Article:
The basis for the donor-driven politics of America is the primary election, where ambitious individuals raise money to win elections to win the candidacy for political parties. Originally the primaries were intended to rescue politics from the smoke-filled rooms of Tammany Hall. They have now taken it into halls of luxury hotels and very expensive fund raising dinners. Effectively, there is no membership of political party in any sense that anyone in Britain would have recognized ten years ago.

But now, what you see in Britain is what we had already got here in the States: dwindling party rolls as members decide that a party leadership that seems to pay no attention to what they want is not really worthwhile spending money or time on; alienated unions being sent to the tradesman's entrance of Number Ten while the more piratical captains of industry get the red carpet treatment at the front.

The resemblances go even deeper. Blair originally won his leadership campaign, the closest thing to a primary the Labour Party had ever had, with an expensive campaign paid for by a wealthy individual with little or no previous connection to the Party. And now, along with a peerage, Michael Levy is the financial engineer behind his client Tony Blair's bid for financial independence from the unions, not to mention a key determinant in Britain's Middle East policy. At least Levy's son in Israel is anti-Likud, but British policy has been more tolerant of Sharon's excesses than, shall we say, Robin Cook would ever have countenanced.

There is a strong case for entrepreneurs and business people sending money to the Labour Party. Labour is better for the economy than Thatcherism, and there is a long tradition of millionaires supporting the party, even if the first name that springs to mind, Robert Maxwell, evokes caution more than applause.

Several of the recent donors say they were told to keep their loans quiet, which suggests that Clintonian reasons were paramount. Like Clinton, Blair was wrestling with the problem of how to finance an election when so many of his autocratically decided policies ran counter to the principles of the traditional members and supporters of the party. He had already attenuated the Labour Conference from a decision making body to an American style convention, a circus to endorse and showcase the winner of the expensive primary election for Party leadership. Party branches were overtly encouraged to go into hibernation.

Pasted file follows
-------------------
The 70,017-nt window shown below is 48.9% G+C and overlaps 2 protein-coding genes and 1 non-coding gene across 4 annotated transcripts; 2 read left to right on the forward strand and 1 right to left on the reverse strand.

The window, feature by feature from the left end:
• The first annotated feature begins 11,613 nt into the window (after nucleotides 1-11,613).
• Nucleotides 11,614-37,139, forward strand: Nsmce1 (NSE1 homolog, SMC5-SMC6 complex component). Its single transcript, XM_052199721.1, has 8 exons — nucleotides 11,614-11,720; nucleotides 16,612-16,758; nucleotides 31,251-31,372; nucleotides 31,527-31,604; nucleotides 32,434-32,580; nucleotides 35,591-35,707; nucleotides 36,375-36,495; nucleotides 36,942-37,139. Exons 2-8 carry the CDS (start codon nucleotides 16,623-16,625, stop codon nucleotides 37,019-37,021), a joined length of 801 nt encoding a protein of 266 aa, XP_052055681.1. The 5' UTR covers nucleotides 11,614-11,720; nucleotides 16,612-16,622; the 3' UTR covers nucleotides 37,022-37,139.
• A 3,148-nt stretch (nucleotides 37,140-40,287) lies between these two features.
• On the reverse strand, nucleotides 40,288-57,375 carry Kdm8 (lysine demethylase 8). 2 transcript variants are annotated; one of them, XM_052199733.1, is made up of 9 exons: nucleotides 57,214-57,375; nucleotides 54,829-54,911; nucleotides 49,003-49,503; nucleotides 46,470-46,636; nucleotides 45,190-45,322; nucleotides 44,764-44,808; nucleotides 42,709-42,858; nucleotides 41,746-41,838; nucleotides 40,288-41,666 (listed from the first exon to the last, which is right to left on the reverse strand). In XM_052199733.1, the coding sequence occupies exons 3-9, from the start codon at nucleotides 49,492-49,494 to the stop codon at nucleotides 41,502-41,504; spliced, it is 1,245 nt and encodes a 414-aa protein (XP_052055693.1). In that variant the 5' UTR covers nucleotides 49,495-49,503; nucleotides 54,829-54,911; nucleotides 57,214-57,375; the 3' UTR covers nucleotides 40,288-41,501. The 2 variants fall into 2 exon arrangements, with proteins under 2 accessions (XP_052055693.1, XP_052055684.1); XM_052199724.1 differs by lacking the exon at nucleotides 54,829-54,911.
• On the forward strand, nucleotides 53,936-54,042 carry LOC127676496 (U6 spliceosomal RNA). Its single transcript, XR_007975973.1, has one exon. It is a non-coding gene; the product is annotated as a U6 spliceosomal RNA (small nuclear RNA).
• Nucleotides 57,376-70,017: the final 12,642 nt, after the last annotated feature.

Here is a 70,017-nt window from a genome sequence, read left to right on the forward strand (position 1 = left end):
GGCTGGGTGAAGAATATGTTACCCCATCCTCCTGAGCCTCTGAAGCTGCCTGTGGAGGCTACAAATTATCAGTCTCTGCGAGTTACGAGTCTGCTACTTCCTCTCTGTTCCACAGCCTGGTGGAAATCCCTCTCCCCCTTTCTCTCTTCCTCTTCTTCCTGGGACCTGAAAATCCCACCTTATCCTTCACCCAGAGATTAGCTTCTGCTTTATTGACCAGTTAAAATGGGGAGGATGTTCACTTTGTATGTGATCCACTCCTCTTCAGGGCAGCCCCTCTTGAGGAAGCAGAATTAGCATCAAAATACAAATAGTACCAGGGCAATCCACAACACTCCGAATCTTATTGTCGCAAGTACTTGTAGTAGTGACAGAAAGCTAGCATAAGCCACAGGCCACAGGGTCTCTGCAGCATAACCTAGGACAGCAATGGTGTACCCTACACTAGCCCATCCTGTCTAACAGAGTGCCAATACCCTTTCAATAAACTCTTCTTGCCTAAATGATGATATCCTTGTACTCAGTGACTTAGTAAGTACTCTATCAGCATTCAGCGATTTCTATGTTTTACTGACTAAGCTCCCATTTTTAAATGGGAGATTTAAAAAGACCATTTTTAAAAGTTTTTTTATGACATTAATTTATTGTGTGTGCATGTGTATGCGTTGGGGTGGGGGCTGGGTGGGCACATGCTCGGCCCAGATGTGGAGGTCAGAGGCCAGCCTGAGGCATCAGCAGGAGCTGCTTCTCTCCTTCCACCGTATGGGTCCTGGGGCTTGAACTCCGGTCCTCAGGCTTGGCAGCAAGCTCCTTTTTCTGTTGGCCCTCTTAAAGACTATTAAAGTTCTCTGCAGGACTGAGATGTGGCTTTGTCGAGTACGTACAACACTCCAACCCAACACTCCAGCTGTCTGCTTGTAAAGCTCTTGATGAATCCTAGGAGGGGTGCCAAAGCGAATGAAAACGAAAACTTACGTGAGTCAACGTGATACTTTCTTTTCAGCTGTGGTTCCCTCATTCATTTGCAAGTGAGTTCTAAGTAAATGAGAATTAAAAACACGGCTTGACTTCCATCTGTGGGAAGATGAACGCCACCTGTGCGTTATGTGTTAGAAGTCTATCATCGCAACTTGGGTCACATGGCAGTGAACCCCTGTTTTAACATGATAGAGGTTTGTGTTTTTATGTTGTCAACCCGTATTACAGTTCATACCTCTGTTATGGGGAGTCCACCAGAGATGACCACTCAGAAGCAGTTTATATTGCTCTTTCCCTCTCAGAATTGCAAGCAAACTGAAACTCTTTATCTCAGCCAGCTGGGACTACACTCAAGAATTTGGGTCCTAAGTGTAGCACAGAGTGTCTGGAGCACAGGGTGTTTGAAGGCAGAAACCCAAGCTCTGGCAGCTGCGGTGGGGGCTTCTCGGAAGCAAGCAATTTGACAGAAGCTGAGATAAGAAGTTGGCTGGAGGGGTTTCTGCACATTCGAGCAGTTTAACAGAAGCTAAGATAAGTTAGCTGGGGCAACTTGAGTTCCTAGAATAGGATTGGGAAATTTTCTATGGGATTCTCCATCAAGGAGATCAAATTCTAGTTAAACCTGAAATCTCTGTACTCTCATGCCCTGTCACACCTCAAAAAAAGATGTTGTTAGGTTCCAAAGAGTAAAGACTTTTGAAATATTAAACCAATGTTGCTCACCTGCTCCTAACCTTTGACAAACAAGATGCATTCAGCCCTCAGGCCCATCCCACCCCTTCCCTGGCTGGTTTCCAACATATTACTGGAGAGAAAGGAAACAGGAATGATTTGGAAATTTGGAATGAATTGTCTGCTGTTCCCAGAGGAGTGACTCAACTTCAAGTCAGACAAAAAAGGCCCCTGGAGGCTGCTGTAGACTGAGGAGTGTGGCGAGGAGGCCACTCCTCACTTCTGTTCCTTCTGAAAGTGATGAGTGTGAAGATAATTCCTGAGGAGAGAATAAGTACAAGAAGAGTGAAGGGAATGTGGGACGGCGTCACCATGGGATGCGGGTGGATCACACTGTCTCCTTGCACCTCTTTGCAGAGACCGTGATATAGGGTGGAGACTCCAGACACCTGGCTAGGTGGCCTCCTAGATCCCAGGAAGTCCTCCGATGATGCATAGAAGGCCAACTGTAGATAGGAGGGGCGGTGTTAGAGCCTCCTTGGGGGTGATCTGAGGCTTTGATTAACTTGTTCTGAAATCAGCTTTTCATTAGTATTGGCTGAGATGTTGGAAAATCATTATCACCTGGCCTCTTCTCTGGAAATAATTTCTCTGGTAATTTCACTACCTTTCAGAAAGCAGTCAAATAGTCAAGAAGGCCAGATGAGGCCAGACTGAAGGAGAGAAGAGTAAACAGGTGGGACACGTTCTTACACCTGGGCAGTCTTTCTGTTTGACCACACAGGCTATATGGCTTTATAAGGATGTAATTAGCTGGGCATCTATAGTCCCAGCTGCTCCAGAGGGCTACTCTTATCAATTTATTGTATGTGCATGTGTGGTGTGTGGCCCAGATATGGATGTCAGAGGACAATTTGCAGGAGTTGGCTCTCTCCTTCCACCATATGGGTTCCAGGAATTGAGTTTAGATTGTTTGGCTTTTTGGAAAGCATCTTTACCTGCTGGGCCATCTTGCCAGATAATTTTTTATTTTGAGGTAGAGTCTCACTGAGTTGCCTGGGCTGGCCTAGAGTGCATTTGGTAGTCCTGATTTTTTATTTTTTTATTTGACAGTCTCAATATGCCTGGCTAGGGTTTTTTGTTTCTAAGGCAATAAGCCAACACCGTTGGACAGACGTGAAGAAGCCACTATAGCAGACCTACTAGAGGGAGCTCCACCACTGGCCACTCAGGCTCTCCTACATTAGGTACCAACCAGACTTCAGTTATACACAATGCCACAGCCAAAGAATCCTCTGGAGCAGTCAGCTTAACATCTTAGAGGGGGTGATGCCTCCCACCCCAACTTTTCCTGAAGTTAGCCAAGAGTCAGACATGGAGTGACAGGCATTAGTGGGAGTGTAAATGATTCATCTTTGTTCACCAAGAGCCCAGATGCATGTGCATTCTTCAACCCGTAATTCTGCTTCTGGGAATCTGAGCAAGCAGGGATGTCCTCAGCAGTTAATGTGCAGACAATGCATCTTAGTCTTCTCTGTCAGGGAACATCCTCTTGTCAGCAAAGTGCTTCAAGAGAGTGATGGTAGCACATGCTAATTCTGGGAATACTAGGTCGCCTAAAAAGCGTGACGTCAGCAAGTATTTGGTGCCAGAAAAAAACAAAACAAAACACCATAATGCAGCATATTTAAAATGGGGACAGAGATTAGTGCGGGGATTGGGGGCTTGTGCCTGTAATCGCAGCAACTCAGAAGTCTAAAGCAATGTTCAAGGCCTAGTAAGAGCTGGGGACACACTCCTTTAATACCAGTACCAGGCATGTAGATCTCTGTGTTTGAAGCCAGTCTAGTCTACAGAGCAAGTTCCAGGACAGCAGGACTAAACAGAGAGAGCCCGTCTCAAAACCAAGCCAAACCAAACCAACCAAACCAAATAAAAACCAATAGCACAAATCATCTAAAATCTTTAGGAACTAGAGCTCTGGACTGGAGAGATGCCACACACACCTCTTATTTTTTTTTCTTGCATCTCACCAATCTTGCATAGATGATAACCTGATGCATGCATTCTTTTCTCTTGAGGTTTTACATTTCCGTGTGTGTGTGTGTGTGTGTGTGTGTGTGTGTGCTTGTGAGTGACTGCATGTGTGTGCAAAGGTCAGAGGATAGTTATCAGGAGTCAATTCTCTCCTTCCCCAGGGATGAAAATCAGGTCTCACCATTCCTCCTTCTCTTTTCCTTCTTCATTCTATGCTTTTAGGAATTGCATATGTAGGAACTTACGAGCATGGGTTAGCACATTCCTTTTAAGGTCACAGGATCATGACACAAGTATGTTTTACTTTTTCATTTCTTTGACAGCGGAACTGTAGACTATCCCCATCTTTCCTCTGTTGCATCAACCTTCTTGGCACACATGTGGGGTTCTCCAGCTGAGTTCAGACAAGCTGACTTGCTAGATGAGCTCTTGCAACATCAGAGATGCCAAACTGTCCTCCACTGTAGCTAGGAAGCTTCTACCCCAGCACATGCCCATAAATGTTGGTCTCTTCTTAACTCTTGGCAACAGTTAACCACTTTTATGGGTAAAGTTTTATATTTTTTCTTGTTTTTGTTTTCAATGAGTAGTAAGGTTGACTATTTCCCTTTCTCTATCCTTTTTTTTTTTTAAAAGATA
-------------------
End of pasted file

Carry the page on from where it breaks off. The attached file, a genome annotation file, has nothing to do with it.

But the members were voting with their feet ad dropping out. Unions were finding better uses for their political funds than supporting a leadership that regarded them with a baleful Thatcherite glare and which actually boasted of having the most regressive labour laws in Europe. Hence a secret slush fund and with a leap and bound, Tony was free, free to ignore his own party on Iraq, education, and all of his other innovations.

However, there is a price for this. If the first stage, the party organization, is jettisoned during the launch of the Blair fan club into political orbit, what does it leave for his successor? One answer would be state funding, which would perpetuate the current leadership's independence from the party's electoral base, at least until the Tories get their act together.

Big cheques, whether from government or millionaires, are not conducive to grass roots democracy, nor to grassroots activism of the kind needed to rebuild Labour's base. It would be interesting to hear what aspirant party leaders have to say about rebuilding the party. If members are to be involved in the choice of the next leader, and in the next election, it would be useful if promising candidates started persuading disgusted former members to return, not least by promising to listen to them.

2 comments:

Phoenix Woman said...

If Clinton was truly the corporate 'ho, he would never have pushed through the big tax increase on America's wealthiest citizens. That tax increase is what led to the GOP's takeover of Congress in 1994. (And don't forget what was the first thing Newt Gingrich did on becoming House Speaker: He rigged it so Rupert Murdoch could inflict FOX News on us, thus further shoving the American discourse towards fascism.)

That, unfortunately, is why Democrats nowadays don't dare say the T-word -- though what with Bush's horrific blunders, Americans seem to be less afraid of taxes, and more understanding of just who it was that benefitted from Bush's free-money giveaways.

Detector said...

Articles are too long....

Detector